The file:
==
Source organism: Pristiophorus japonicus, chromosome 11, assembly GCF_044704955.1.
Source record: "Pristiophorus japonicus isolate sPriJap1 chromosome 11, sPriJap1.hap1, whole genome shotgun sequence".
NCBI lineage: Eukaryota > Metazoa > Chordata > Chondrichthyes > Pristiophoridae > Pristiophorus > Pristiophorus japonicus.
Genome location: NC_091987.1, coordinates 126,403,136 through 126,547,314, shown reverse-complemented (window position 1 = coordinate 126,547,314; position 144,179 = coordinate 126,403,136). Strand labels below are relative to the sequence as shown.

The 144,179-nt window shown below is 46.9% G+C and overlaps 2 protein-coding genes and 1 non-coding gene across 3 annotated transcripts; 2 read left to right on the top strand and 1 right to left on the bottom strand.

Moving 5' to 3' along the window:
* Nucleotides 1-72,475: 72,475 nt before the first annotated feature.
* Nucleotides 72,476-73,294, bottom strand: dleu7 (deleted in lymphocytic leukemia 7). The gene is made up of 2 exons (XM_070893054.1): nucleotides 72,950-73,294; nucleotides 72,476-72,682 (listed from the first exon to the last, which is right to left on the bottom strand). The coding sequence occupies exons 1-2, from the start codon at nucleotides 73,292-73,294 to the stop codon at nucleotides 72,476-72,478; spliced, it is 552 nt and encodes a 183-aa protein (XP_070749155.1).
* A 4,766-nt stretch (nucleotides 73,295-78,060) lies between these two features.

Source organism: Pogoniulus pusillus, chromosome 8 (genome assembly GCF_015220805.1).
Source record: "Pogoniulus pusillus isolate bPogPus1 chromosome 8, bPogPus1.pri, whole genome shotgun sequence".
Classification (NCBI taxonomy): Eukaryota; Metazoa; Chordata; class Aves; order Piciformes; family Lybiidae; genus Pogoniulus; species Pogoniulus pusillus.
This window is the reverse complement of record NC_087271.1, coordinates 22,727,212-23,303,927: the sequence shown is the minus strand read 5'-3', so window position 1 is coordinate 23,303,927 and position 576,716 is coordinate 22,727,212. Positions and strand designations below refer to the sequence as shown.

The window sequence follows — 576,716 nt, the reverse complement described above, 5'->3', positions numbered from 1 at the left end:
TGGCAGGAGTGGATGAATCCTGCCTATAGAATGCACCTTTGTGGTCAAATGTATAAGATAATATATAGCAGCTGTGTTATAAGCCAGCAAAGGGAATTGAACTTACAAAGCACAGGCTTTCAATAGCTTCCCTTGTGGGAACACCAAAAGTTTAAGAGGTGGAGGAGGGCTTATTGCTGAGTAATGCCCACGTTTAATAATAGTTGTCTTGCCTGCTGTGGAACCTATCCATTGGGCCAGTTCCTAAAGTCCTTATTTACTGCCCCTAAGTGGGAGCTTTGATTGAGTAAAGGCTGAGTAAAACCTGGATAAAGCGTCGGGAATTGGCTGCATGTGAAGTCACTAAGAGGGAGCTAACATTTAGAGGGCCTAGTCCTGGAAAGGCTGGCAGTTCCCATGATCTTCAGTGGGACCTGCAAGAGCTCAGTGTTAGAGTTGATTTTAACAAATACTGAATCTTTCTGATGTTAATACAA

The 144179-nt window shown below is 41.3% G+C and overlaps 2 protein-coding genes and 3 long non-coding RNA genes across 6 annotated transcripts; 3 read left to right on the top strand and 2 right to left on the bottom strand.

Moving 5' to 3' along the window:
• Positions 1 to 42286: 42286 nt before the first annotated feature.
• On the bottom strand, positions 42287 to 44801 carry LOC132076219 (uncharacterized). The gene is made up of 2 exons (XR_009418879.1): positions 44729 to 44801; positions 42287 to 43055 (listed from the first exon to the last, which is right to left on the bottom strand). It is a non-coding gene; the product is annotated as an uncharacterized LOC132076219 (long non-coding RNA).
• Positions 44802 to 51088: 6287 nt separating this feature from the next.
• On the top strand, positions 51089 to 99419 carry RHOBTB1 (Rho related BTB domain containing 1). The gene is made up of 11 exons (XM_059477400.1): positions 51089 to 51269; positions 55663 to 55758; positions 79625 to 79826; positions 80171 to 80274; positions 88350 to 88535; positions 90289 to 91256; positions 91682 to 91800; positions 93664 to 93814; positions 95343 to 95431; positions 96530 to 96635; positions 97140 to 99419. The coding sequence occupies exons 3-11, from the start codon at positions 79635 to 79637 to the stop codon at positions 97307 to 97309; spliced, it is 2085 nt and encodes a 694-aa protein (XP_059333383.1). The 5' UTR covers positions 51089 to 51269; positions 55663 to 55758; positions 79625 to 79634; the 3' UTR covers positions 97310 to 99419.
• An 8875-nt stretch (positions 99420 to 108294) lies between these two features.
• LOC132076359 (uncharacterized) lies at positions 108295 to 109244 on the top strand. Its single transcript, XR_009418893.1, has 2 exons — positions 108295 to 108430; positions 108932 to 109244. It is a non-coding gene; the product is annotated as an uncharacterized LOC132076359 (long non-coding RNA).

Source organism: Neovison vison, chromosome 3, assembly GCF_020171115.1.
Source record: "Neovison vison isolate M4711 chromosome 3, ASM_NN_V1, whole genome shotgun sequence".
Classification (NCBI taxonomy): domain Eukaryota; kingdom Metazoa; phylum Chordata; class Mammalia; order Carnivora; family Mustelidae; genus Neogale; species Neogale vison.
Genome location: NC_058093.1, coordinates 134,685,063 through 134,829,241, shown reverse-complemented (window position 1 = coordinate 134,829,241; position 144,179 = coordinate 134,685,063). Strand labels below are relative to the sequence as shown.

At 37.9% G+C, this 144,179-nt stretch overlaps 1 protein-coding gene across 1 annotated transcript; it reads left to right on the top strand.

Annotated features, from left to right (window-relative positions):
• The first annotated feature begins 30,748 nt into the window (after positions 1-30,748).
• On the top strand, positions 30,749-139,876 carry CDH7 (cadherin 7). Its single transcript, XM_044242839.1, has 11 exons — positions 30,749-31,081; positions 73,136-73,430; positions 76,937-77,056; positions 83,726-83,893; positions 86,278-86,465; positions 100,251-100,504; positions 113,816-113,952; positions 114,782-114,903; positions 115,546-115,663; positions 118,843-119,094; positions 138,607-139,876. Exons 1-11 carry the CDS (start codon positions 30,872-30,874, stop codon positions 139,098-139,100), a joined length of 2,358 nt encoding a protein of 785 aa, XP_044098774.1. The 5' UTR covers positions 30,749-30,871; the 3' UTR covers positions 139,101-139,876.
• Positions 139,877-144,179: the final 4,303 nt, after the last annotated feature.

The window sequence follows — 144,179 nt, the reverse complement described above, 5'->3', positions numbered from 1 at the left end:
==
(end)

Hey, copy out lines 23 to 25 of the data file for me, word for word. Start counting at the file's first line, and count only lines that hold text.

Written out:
• LOC132076359 (uncharacterized) lies at positions 108295 to 109244 on the top strand. Its single transcript, XR_009418893.1, has 2 exons — positions 108295 to 108430; positions 108932 to 109244. It is a non-coding gene; the product is annotated as an uncharacterized LOC132076359 (long non-coding RNA).

Source organism: Neovison vison, chromosome 3, assembly GCF_020171115.1.
Source record: "Neovison vison isolate M4711 chromosome 3, ASM_NN_V1, whole genome shotgun sequence".